}

In general, a JWT has this format:

jwt-header [.] jwt-payload [.] jwt-signature

 

The following steps are all implemented within my redirect_uri!

 

Prepare jwks

Microsoft publishes its discovery endpoint here: MS Discovery. If you follow that link you will see that all APIs that we need are referenced in the JSON response. In this case we are interested in "jwks_uri". The response message of that API looks like this:

{
 "keys": [{
 "kty": "RSA",
 "use": "sig",
 "kid": "Y4ueK2oaINQiQb5YEBSYVyDcpAU",
"x5t": "Y4ueK2oaINQiQb5YEBSYVyDcpAU",
 "n": "p3pKrlon...CroPTYQ",
 "e": "AQAB",
"x5c": ["MIIDBTCC....../8IHkxt"],
 "issuer": "https://login.microsoftonline.com/{tenantid}/v2.0"
}, ...

It is an array of "keys". You may want to study all details, but what we need is this:

  • kid:
    • when we validate the JWT, we will find a matching kid in the JWT header. The kid tells us which certificate we have to use to validate it

 

Validate JWT

In OTK we can use the "Decode Json Web Token" assertion to validate the JWT. Other products surely have similar tools available. We just have to do 2 manual steps before we can use that assertion:

 

  1. base64 decode the JWT header (the string in front of the first [.] of the JWT). It looks like this:  {"typ":"JWT","alg":"RS256","kid":"1LTMzakihiRla_8z2BEJVXeWMqo"}
  2. extract the kid using a JSON Path assertion

 

As you remember, the kid references the certificate that can be used to validate the signature. We can now use that value with our "Decode Json Web Token" assertion like this:

 

Configuration of Decode Json Web Token

  • Source Payload: the JWT that we have received
  • Validation Method: tell the assertion to use a context variable when searching for "secrets"
  • Recipient Key Context Variable: contains the content of the JWKS file that I earlier imported after downloading it from Microsoft
  • Key Type: a JSON Web Key Set. As I said, its an array of keys
  • Key ID: here it comes! We need to tell the assertion which certificate to use, identified by the kid
  • Destination Variable Prefix: the payload of the JWT, which is the id_token. That part is the one we are actually interested in!

 

If the signature validation is successful we know that this token was issued by Microsoft!  Now the content of the id_token needs to be validated!

 

Validate the id_token

The content of the id_token looks something like this:

{
"ver": "2.0",
"iss": "https://login.microsoftonline.com/9188....b66dad/v2.0",
"aud": "2a817ae....9aa4b61",
"exp": 1485205244,
"iat": 1485118844,
"name": "Sascha Preibisch",
"preferred_username": "sascha.preibisch@ca.com",
"email": "sascha.preibisch@ca.com",
"sub": "AAAAA....Geg5k",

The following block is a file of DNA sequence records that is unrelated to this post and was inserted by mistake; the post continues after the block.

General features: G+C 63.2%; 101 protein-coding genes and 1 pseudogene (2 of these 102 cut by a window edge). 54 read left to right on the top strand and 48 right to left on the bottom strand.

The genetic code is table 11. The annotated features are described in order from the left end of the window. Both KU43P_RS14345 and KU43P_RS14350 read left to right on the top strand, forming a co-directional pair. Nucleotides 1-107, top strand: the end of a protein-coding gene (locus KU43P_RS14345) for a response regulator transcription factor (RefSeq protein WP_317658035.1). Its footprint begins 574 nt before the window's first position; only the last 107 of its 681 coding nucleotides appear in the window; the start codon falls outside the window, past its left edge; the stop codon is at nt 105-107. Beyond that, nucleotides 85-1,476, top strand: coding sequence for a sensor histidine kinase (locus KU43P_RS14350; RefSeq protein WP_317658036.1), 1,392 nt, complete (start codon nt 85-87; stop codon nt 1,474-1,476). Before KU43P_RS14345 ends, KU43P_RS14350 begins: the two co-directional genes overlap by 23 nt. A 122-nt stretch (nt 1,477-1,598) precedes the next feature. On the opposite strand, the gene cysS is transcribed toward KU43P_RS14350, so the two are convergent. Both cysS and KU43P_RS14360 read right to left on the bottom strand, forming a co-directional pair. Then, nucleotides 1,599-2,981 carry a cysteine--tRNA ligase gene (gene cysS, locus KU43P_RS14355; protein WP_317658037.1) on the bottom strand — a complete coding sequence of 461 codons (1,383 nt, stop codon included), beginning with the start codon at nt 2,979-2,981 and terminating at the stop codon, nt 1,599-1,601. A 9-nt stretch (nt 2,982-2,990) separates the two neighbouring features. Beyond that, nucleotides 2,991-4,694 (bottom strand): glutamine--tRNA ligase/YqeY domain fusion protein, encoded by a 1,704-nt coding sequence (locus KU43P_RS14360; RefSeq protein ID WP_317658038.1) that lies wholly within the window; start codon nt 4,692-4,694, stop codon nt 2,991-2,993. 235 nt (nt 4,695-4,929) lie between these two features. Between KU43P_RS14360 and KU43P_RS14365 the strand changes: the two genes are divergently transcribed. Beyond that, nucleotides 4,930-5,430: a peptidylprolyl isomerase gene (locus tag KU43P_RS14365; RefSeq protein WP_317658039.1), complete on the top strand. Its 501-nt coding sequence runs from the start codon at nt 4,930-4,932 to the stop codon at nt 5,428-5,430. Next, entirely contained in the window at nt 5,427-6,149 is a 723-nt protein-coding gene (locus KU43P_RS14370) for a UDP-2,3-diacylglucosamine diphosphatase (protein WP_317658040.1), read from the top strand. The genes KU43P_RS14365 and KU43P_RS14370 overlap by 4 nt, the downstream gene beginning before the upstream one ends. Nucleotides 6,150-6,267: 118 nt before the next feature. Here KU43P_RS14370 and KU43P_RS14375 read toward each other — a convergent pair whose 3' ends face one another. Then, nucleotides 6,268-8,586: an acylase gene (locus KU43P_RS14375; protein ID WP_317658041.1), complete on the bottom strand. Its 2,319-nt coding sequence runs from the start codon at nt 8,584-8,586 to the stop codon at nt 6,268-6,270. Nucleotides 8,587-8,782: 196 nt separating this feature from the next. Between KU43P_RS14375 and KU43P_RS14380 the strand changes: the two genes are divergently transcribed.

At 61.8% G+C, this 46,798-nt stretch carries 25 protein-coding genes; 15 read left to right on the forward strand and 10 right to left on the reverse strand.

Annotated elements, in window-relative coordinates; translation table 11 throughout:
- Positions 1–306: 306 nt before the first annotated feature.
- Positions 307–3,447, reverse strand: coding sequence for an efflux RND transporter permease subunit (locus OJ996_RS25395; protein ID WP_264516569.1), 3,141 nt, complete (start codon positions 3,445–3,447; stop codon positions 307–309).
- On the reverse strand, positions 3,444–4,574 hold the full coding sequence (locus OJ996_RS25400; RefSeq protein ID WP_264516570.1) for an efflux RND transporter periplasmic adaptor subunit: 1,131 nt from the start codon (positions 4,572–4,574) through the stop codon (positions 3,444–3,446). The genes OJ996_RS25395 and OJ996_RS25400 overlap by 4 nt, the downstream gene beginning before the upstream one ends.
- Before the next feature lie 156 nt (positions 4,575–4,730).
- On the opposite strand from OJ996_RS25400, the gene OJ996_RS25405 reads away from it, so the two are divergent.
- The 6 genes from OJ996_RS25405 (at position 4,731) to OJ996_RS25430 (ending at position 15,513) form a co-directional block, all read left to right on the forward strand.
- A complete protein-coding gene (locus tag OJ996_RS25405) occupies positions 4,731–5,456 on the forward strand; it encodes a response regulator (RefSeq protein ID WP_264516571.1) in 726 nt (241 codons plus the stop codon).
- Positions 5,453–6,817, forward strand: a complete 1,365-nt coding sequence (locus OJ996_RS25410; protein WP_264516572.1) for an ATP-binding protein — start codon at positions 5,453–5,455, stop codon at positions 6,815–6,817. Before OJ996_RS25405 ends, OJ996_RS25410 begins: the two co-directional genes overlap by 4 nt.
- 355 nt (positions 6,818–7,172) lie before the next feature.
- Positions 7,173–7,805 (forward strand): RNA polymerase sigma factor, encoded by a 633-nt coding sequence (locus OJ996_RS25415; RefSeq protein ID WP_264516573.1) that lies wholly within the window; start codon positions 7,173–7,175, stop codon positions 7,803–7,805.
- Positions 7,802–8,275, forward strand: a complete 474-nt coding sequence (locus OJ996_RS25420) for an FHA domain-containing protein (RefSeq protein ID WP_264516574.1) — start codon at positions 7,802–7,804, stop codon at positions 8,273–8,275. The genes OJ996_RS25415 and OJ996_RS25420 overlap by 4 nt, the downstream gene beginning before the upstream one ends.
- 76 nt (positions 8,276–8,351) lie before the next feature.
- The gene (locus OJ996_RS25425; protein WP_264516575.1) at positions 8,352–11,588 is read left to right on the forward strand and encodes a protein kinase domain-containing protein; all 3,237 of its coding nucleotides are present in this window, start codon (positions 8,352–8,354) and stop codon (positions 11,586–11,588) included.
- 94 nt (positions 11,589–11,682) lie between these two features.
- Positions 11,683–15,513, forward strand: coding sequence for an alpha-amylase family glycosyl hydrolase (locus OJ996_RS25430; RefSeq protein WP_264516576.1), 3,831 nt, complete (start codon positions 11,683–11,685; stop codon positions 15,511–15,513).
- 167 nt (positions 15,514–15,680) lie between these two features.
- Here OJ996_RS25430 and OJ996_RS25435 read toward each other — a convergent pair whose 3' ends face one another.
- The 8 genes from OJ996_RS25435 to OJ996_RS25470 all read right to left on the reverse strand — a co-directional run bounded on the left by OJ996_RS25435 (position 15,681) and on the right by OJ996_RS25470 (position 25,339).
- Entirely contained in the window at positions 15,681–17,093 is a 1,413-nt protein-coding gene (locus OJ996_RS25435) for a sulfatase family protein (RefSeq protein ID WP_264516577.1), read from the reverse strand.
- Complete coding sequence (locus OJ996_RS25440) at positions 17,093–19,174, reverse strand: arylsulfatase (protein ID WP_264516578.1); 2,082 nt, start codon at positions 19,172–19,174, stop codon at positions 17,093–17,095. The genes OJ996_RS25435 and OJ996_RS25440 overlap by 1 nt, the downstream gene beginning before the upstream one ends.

"tid": "9188....b66dad"
}

  • iss: the issuer. It contains a tenantid. You can choose to care about a specific tenantid (as I did) or simply accept anyone. In the case you care you MUST verify that it includes your acceptable tenant. The concept of a tenantid is specific to MS. In google's case you could simply check if the issuer is accounts.google.com (or https://accounts.google.com, one or the other may appear)
  • aud: my client_id. You MUST verify that it matches the one you used when requesting the token!
  • exp: the expiration. You MUST verify that it has not yet expired
  • name: the user's name information
  • preferred_username: I modified it for this example, but it will match the username that you are using in your corporation
  • email: the email address
  • sub: a value identifying the user within the system of MS (or maybe the tenant, not sure ...)
  • tid: the tenantid which matches the value in the iss value

 

Except for extracting details of the id_token this is all you have to do. You have accepted and validated an id_token, issued by a third party. Your user is logged in!

 

To show you how few lines of policy you need in CA API Gateway to implement this I have added a screenshot below. It starts at "authorization_code received, exchange it for a token" (expand the image by clicking it):

 

API to validate a JWT and id_token

  • line 52: call the /token endpoint to receive an access_token in exchange for an auhorization_code
  • line 55, 56: MS does not issue an access_token but an id_token (which comes in handy in our case). On line 55 we are extracting the id_token from the JSON response that was received. On line 56 we are setting a variable with the content naming it "jwt"
  • lines 57 - 60: match the JWT header, base64 decode it, extract the kid.
  • line 62: validate the JWT. That assertion is configured as shown further up
  • line 63 - 68: extracting values from the id_token
  • line 69 - 71: validating claims such as "exp", "aud" and "iss"
  • line 72 - ... : extracting details such as "sub", "name" and "email" which are then used as username and user-id

 

Do not forget

Even if you forget most of this blog post, keep the most important steps in mind:

  • receive and id_token
  • validate the signature
  • validate claims such as "exp"
  • be happy about this easy and convenient way of logging in users with third-party credentials

 

That's it!

 

I hope this blog post gives you an idea how id_token (JWT) can be used for federation.

Please leave a comment if you need further details or if you find an error or if you like what I described here.

 

Thanks a lot!